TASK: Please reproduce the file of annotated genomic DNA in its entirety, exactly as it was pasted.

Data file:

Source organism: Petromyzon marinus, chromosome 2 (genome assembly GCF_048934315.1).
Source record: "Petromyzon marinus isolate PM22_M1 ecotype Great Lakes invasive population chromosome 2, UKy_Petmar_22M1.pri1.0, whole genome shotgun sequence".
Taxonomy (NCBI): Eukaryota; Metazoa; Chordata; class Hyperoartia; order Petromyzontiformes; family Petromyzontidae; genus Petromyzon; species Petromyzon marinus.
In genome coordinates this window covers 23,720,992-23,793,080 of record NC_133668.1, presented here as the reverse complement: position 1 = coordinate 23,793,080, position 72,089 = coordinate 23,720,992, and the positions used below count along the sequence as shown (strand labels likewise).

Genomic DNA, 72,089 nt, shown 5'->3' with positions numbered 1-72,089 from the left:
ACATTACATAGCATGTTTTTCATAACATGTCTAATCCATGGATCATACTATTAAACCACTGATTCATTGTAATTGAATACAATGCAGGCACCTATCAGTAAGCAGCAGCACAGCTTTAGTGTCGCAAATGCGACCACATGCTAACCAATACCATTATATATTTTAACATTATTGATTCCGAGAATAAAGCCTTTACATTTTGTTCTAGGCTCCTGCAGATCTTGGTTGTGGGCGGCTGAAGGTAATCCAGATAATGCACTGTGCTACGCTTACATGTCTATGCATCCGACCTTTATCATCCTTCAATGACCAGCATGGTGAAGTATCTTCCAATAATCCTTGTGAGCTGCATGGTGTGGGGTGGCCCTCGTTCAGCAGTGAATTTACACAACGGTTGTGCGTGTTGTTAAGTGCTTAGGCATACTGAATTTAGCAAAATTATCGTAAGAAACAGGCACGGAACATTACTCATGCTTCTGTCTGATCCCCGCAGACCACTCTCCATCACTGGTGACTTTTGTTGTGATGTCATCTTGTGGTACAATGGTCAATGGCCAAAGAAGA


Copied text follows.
Source organism: Petromyzon marinus, chromosome 2 (genome assembly GCF_048934315.1).
Source record: "Petromyzon marinus isolate PM22_M1 ecotype Great Lakes invasive population chromosome 2, UKy_Petmar_22M1.pri1.0, whole genome shotgun sequence".
Taxonomy (NCBI): Eukaryota; Metazoa; Chordata; class Hyperoartia; order Petromyzontiformes; family Petromyzontidae; genus Petromyzon; species Petromyzon marinus.
In genome coordinates this window covers 23,720,992-23,793,080 of record NC_133668.1, presented here as the reverse complement: position 1 = coordinate 23,793,080, position 72,089 = coordinate 23,720,992, and the positions used below count along the sequence as shown (strand labels likewise).

Genomic DNA, 72,089 nt, shown 5'->3' with positions numbered 1-72,089 from the left:
ACATTACATAGCATGTTTTTCATAACATGTCTAATCCATGGATCATACTATTAAACCACTGATTCATTGTAATTGAATACAATGCAGGCACCTATCAGTAAGCAGCAGCACAGCTTTAGTGTCGCAAATGCGACCACATGCTAACCAATACCATTATATATTTTAACATTATTGATTCCGAGAATAAAGCCTTTACATTTTGTTCTAGGCTCCTGCAGATCTTGGTTGTGGGCGGCTGAAGGTAATCCAGATAATGCACTGTGCTACGCTTACATGTCTATGCATCCGACCTTTATCATCCTTCAATGACCAGCATGGTGAAGTATCTTCCAATAATCCTTGTGAGCTGCATGGTGTGGGGTGGCCCTCGTTCAGCAGTGAATTTACACAACGGTTGTGCGTGTTGTTAAGTGCTTAGGCATACTGAATTTAGCAAAATTATCGTAAGAAACAGGCACGGAACATTACTCATGCTTCTGTCTGATCCCCGCAGACCACTCTCCATCACTGGTGACTTTTGTTGTGATGTCATCTTGTGGTACAATGGTCAATGGCCAAAGAAGA